Scaling security devices is much more difficult than scaling routers or switches. A router acts on the destination IP lookup only, a 32 or 128 bit fixed length value, whereas a switch acts on a 48 bit fixed length MAC address, looking up on the destination MAC and adding the source MAC to a lookup table. Those values are not just fixed length, but they also appear at the same place in a data frame.
Routers and switches therefore embraced silicon very early on. Custom chips were designed that are comprised from transistors that form logic gates such as NAND or OR gates. Those logic gates are hardwired on a chip. These chips are called Application Specific Integrated Circuits – or ASIC, for short.
The logic in an ASIC used for routers and switches are hardwired, very similar to electronic components on an old TV circuit board. Unlike in an old tube TV, those ASICs process digital data. They can extract extremely fast IP and MAC addresses or perform table routing and forwarding table lookups in real time. Real time means that the time to perform a function always takes the same time, regardless of the load and run time.
There are several drawbacks with ASICs, though: First, ASICs cannot be changed once they leave the foundry. Second, there is a long lead-time to developing an ASIC. ASICs are simulated in software but can only be tested when a real sample exists. Producing samples is very costly, hence a long time is spent on testing an ASIC in software emulation before the first sample is built. This means that the technology used in an ASIC might be two or three years old before an ASIC hits production. And third, the development costs of ASICs are very high which makes them expensive for low volume production and evolutional versioning. The same ASIC generation has to be amortized over many years. The span between ASIC generations can therefore be five or more years, specifically for ASICs that are made for only one vendor’s products and sees low production count.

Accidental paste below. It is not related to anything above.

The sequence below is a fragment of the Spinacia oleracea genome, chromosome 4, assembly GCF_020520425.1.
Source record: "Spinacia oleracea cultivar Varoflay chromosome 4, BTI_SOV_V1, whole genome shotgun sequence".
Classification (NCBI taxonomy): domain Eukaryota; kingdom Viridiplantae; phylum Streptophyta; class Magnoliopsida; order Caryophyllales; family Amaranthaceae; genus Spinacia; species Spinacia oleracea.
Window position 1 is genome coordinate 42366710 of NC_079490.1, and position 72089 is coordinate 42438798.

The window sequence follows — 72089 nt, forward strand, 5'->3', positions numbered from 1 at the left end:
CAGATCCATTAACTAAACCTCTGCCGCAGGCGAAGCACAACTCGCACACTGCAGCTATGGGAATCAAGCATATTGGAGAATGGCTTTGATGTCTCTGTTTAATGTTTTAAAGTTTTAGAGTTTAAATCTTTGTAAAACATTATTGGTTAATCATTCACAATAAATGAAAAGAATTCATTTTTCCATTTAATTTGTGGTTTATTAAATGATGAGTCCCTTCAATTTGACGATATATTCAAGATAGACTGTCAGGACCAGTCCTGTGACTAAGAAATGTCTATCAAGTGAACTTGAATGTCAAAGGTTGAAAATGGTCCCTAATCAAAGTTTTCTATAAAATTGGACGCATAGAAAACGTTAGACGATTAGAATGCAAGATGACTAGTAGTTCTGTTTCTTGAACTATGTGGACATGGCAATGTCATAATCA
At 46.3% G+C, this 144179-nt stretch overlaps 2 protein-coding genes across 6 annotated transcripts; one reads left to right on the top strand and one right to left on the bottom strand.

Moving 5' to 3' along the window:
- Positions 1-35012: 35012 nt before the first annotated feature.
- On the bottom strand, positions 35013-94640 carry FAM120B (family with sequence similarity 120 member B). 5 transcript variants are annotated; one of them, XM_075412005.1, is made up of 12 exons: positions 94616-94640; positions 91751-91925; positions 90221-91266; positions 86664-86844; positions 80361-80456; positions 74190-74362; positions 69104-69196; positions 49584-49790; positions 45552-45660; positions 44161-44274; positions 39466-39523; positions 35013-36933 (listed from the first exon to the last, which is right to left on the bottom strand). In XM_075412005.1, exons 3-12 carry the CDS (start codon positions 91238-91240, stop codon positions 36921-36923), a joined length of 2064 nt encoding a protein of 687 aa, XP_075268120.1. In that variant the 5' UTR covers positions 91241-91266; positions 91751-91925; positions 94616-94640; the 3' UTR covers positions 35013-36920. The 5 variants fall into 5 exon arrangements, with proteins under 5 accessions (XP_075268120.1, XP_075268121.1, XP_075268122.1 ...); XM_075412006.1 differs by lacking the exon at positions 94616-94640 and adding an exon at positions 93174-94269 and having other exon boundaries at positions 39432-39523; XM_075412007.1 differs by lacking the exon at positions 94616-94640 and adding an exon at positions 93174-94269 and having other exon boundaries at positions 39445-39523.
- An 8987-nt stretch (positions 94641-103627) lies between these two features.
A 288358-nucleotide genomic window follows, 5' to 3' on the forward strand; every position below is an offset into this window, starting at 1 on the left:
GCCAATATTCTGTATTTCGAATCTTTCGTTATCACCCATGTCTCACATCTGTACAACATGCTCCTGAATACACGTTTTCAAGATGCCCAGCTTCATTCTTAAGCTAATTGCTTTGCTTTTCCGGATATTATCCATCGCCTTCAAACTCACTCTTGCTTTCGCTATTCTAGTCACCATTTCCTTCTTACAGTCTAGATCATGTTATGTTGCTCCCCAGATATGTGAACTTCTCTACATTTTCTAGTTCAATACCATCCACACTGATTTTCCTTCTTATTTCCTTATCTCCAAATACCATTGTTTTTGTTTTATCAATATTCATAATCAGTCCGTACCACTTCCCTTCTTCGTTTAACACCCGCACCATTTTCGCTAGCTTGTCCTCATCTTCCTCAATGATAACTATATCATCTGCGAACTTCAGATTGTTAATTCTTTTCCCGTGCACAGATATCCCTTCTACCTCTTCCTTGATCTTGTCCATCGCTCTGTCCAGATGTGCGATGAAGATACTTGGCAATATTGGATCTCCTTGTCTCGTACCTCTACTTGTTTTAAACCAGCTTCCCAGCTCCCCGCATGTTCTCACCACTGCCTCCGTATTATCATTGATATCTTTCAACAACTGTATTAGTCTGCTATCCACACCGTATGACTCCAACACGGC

While this works for routing and switching that has not rudimentary changed in a decade or two, and there are still routers and switches in production today, which outlived a decade in service, this approach cannot be utilized for security where new threats appear by the minute. Threats typically do not obey fixed length requirements or are found at the same place within a data frame. RFC3514 has not been widely adopted by the BlackHat community for some reason.
The solution is to use microprocessors. Microprocessors are completely flexible and can be programmed in an instance to perform various tasks. Early firewalls started on common office technology processors, mostly Intel i386, but also PowerPC. The early days of firewalls were extensions to routers or switches. Security rules matched on source and destination IP, IP protocol ID, as well as source and destination ports for UDP and TCP protocols all fixed length values appearing at the same place within a data frame. While those general-purpose processors were programmable, they were not fast, and depending on the underlying operating system, not predictable, in terms of timing. This created substantial delays and jitter between packets. Security vendors took a hint from router and switch vendors and created ASICs to perform value extraction, table lookup, and packet switching. During the stateful inspection days, ASIC based systems have been very successful.
Stateful packet inspection (SPI) works by tracking TCP connection state between a client and a server socket. A socket is the combination of an IP protocol and a port. The two most common protocols are stateless UDP and stateful TCP. Stateful inspection was controlling access between sockets – that means access between clients and server applications. The problem with stateful packet filters these days is that traffic uses few sockets and that clients need access to many more servers. Other applications such as peer-to-peer (P2P) file sharing can use any socket. For instance, an internal client does almost all connections on HTTP and HTTPS and needs access to the entire Internet. In addition, a malicious attack can come over a legitimate connection, e.g. browsing a reputable news site that has a banner ad with malicious code embedded.